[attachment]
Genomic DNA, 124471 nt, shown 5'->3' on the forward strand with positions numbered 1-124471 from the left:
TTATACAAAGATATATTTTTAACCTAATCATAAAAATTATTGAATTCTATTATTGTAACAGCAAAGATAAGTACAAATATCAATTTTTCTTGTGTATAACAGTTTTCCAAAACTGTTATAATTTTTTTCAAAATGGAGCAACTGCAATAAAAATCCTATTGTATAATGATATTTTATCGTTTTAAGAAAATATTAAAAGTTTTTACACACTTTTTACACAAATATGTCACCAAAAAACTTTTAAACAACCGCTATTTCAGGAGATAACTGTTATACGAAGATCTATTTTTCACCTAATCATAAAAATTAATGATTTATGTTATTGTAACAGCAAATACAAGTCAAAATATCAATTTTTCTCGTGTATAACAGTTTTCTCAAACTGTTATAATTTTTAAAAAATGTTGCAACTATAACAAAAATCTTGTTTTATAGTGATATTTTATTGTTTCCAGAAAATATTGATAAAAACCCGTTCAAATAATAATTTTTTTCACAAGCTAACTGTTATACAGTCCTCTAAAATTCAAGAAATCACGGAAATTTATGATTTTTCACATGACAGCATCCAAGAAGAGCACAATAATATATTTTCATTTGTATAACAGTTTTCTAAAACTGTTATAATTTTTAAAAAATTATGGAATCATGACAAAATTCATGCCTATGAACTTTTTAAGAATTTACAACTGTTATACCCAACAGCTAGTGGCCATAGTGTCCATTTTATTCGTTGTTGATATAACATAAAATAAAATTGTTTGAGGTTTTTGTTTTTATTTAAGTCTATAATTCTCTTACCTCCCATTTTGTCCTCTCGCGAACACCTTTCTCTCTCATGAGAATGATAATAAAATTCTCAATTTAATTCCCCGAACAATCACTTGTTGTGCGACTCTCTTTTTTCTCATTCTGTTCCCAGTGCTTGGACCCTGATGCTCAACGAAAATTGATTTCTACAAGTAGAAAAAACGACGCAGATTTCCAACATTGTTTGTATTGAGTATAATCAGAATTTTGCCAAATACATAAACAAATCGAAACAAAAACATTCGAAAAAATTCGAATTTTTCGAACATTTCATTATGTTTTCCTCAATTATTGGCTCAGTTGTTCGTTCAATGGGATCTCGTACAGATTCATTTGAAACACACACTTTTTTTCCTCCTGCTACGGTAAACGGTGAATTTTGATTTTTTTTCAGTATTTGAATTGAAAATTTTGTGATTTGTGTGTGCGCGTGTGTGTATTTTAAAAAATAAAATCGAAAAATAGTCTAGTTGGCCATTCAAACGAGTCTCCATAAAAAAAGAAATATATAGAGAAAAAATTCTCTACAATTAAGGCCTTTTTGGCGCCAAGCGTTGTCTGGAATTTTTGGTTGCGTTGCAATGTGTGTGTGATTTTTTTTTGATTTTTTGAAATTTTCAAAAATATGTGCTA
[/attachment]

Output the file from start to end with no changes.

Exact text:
Genomic DNA, 124471 nt, shown 5'->3' on the forward strand with positions numbered 1-124471 from the left:
TTATACAAAGATATATTTTTAACCTAATCATAAAAATTATTGAATTCTATTATTGTAACAGCAAAGATAAGTACAAATATCAATTTTTCTTGTGTATAACAGTTTTCCAAAACTGTTATAATTTTTTTCAAAATGGAGCAACTGCAATAAAAATCCTATTGTATAATGATATTTTATCGTTTTAAGAAAATATTAAAAGTTTTTACACACTTTTTACACAAATATGTCACCAAAAAACTTTTAAACAACCGCTATTTCAGGAGATAACTGTTATACGAAGATCTATTTTTCACCTAATCATAAAAATTAATGATTTATGTTATTGTAACAGCAAATACAAGTCAAAATATCAATTTTTCTCGTGTATAACAGTTTTCTCAAACTGTTATAATTTTTAAAAAATGTTGCAACTATAACAAAAATCTTGTTTTATAGTGATATTTTATTGTTTCCAGAAAATATTGATAAAAACCCGTTCAAATAATAATTTTTTTCACAAGCTAACTGTTATACAGTCCTCTAAAATTCAAGAAATCACGGAAATTTATGATTTTTCACATGACAGCATCCAAGAAGAGCACAATAATATATTTTCATTTGTATAACAGTTTTCTAAAACTGTTATAATTTTTAAAAAATTATGGAATCATGACAAAATTCATGCCTATGAACTTTTTAAGAATTTACAACTGTTATACCCAACAGCTAGTGGCCATAGTGTCCATTTTATTCGTTGTTGATATAACATAAAATAAAATTGTTTGAGGTTTTTGTTTTTATTTAAGTCTATAATTCTCTTACCTCCCATTTTGTCCTCTCGCGAACACCTTTCTCTCTCATGAGAATGATAATAAAATTCTCAATTTAATTCCCCGAACAATCACTTGTTGTGCGACTCTCTTTTTTCTCATTCTGTTCCCAGTGCTTGGACCCTGATGCTCAACGAAAATTGATTTCTACAAGTAGAAAAAACGACGCAGATTTCCAACATTGTTTGTATTGAGTATAATCAGAATTTTGCCAAATACATAAACAAATCGAAACAAAAACATTCGAAAAAATTCGAATTTTTCGAACATTTCATTATGTTTTCCTCAATTATTGGCTCAGTTGTTCGTTCAATGGGATCTCGTACAGATTCATTTGAAACACACACTTTTTTTCCTCCTGCTACGGTAAACGGTGAATTTTGATTTTTTTTCAGTATTTGAATTGAAAATTTTGTGATTTGTGTGTGCGCGTGTGTGTATTTTAAAAAATAAAATCGAAAAATAGTCTAGTTGGCCATTCAAACGAGTCTCCATAAAAAAAGAAATATATAGAGAAAAAATTCTCTACAATTAAGGCCTTTTTGGCGCCAAGCGTTGTCTGGAATTTTTGGTTGCGTTGCAATGTGTGTGTGATTTTTTTTTGATTTTTTGAAATTTTCAAAAATATGTGCTA